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Justice Department

Gwen's NewsHour Reports

Understanding Eric Holder’s legacy for the Justice Department

September 26, 2014
After six years as head of the Department of Justice, Eric Holder, the nation’s first African-American attorney general, will be stepping down. Holder has focused on major civil liberties issues, but has also been a lightning rod for partisan criticism. Gwen Ifill assesses Holder’s tenure with Tony West, the former associate attorney general, and Hans von Spakovsky of the Heritage Foundation.
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Eric Holder: no one forced me out

September 25, 2014
Gwen Ifill | PBS NewsHour
“Well, I can say that to those who think that they forced me out, I hate to break their hearts, but that’s totally untrue,” Holder told me in a telephone interview after the White House confirmed he would step down. “If they couldn’t force me out during the first term, with all of the things that they did – all the mistakes that they made – they certainly weren’t going to do it after what I think has been a relatively good period where we have moved on criminal justice reform, we’ve initiated the fight for voting rights, we’ve done a lot of good things around the issues of LGBT equality.”
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Eric Holder To Step Down As Attorney General

September 25, 2014
Carrie Johnson | NPR
Eric Holder Jr., the nation's first black U.S. attorney general, is preparing to announce his resignation Thursday after a tumultuous tenure marked by civil rights advances, national security threats, reforms to the criminal justice system and 5 1/2 years of fights with Republicans in Congress.

ISIL Executes Journalist James Foley; Eric Holder In Ferguson & Rick Perry Indicted

August 22, 2014
The ISIL threat and President Obama's response following the execution of journalist James Foley; Attorney General Holder visits Ferguson, Plus, the felony indictment against Texas Governor Rick Perry. Joining Gwen: Nancy Youssef, McClatchy Newspapers; Indira Lakshmanan, Bloomberg News, Pierre Thomas, ABC News; Amy Walter, Cook Political Report.
Webcast Extra

Russian Convoys in Ukraine; Hostage Journalists in Syria & Remembering James Jeffords

August 22, 2014
On the Webcast Extra, Bloomberg's Indira Lakshmanan reports on Russian convoys rolling into Ukraine.  Some call it "invasion," while others call it "humanitarian relief."  Plus, the state of journalists abducted in Syria, Bank of America's record billion dollar mortgage settlement and remembering Sen. James Jeffords who single-handedly changed control of the Senate in 2001. 
Gwen's NewsHour Reports

Holder: DOJ needs Congress’ support to reduce immigration backlog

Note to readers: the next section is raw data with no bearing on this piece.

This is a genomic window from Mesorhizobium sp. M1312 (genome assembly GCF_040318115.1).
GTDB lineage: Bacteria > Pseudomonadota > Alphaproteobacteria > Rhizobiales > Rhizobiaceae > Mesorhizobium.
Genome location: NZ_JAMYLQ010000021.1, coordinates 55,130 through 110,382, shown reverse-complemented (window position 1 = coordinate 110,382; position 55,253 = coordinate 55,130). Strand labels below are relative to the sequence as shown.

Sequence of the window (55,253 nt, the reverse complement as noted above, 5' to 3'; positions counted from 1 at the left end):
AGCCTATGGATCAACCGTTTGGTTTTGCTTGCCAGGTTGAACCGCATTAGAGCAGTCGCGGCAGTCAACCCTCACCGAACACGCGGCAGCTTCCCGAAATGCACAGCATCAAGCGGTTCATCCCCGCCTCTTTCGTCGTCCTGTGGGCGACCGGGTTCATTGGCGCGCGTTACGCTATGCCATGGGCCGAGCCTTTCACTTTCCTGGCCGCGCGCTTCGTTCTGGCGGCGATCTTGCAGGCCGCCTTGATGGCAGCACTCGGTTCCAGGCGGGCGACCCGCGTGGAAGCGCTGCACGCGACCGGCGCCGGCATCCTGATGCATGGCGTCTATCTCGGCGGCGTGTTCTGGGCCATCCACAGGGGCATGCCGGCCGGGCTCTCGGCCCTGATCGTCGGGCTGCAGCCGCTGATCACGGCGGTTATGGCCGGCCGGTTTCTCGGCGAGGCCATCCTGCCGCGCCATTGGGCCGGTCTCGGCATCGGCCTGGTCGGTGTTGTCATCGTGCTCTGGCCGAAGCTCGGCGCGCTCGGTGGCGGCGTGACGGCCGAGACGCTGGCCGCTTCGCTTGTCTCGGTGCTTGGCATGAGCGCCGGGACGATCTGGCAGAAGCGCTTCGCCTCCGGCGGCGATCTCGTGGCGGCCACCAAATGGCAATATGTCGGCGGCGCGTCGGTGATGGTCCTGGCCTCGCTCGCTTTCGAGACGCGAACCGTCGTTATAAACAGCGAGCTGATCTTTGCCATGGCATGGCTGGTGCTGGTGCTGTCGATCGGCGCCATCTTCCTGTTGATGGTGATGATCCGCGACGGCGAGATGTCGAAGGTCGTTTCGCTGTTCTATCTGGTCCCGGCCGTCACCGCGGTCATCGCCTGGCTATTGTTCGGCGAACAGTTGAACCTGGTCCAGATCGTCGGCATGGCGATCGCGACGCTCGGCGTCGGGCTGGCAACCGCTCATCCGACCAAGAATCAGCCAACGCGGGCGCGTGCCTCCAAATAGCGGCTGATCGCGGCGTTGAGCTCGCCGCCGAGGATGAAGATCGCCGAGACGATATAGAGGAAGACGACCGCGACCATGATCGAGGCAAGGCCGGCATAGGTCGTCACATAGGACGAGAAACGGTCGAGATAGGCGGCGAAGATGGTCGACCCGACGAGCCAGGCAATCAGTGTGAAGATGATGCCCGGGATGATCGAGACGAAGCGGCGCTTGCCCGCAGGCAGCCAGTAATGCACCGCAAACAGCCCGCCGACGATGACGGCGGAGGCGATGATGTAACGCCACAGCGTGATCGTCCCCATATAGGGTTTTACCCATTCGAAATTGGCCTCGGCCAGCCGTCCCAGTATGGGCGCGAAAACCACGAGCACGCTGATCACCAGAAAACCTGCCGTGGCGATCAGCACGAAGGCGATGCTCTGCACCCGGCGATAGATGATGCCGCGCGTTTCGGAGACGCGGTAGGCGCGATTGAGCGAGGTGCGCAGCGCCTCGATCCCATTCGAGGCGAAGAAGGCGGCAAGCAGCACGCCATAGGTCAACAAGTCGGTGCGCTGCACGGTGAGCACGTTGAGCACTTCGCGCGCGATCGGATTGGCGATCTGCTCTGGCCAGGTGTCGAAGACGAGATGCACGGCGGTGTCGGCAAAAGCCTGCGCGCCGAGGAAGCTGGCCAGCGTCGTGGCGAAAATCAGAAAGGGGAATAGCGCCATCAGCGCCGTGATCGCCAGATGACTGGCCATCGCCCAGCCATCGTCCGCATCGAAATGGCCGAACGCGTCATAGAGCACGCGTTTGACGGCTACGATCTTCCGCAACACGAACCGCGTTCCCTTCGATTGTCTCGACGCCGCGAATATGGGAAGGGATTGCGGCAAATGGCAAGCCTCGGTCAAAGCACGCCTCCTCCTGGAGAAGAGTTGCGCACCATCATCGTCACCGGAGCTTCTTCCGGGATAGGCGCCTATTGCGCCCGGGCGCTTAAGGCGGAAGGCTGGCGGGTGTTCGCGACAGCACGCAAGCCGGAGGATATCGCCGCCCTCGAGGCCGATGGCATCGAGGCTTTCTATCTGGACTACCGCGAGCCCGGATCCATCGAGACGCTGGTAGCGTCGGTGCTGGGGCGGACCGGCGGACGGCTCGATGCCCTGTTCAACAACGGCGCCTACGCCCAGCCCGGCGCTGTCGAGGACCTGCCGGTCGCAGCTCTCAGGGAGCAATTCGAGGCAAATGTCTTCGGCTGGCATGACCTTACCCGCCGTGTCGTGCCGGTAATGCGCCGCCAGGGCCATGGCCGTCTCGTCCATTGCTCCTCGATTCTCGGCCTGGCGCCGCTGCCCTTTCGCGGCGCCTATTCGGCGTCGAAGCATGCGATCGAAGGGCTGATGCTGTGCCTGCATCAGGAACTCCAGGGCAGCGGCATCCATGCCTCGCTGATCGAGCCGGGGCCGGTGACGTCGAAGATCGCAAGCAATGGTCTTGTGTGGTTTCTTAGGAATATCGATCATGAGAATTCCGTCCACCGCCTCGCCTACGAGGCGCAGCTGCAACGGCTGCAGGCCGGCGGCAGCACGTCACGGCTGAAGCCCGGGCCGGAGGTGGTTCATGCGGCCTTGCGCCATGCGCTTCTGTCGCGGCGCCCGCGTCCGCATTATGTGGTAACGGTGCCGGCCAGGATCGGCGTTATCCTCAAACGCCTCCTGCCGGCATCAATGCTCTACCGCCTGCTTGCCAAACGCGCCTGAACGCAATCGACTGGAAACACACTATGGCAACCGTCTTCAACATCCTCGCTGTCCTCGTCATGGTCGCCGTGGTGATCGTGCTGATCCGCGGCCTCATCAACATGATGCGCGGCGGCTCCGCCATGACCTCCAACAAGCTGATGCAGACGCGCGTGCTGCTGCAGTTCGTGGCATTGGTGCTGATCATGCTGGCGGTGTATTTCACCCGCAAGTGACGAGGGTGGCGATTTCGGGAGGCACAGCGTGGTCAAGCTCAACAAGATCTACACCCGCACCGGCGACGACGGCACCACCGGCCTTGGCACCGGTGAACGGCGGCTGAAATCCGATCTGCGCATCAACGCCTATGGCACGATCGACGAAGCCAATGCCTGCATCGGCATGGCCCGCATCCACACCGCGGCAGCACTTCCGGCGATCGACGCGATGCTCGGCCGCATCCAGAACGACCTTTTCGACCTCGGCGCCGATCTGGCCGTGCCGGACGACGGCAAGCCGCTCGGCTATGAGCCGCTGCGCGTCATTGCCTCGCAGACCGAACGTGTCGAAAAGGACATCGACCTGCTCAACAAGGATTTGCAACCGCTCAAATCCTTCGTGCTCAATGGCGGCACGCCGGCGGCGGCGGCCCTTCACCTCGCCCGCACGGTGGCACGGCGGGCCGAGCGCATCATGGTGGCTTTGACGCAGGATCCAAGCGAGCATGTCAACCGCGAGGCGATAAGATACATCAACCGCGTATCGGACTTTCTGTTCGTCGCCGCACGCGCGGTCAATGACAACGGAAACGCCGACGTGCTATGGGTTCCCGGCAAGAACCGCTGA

August 1, 2014
Attorney General Eric Holder sits down with Gwen Ifill to discuss the House vote to allow the speaker to sue President Obama, the backlog of immigration cases and the political fight over border crisis, death penalty reforms, voting rights and more in an exclusive interview.
Gwen's NewsHour Reports

What Toyota’s $1.2 billion settlement means for the auto industry

March 20, 2014
The Justice Department announced a record $1.2 billion dollar penalty leveled at automaker Toyota. A four-year criminal investigation determined the car company had concealed unintended acceleration issues, a serious safety concern. That case could serve as a warning to General Motors, now facing its own federal investigation. Gwen Ifill talks to David Shepardson of the Detroit News and Joan Claybrook, president emeritus of Public Citizen.
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Senate blocks Obama nominee over cop-killer case

March 6, 2014
Susan Davis | USA Today
The U.S. Senate narrowly rejected President Obama's nominee to oversee the Justice Department's Civil Rights Division due to Republican and law enforcement objections to the role he played in the defense of convicted cop killer Mumia Abu-Jamal. In a statement, Obama called the defeat of Debo Adegbile a "travesty based on wildly unfair character attacks against a good and qualified public servant."
Attorney General Eric Holder
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Holder Calls For Restoring Felons' Voting Rights

February 12, 2014
Carrie Johnson | NPR
Attorney General Eric Holder called on 11 states to repeal "counterproductive" laws that bar convicted felons from "the single most basic right of American citizenship-the right to vote." In a speech Tuesday at Georgetown University law school, Holder used his bully pulpit to note that 5.8 million people are prohibited from voting because of current or former felony convictions, including 1-in-5 black adults in Florida, Kentucky and Virginia.
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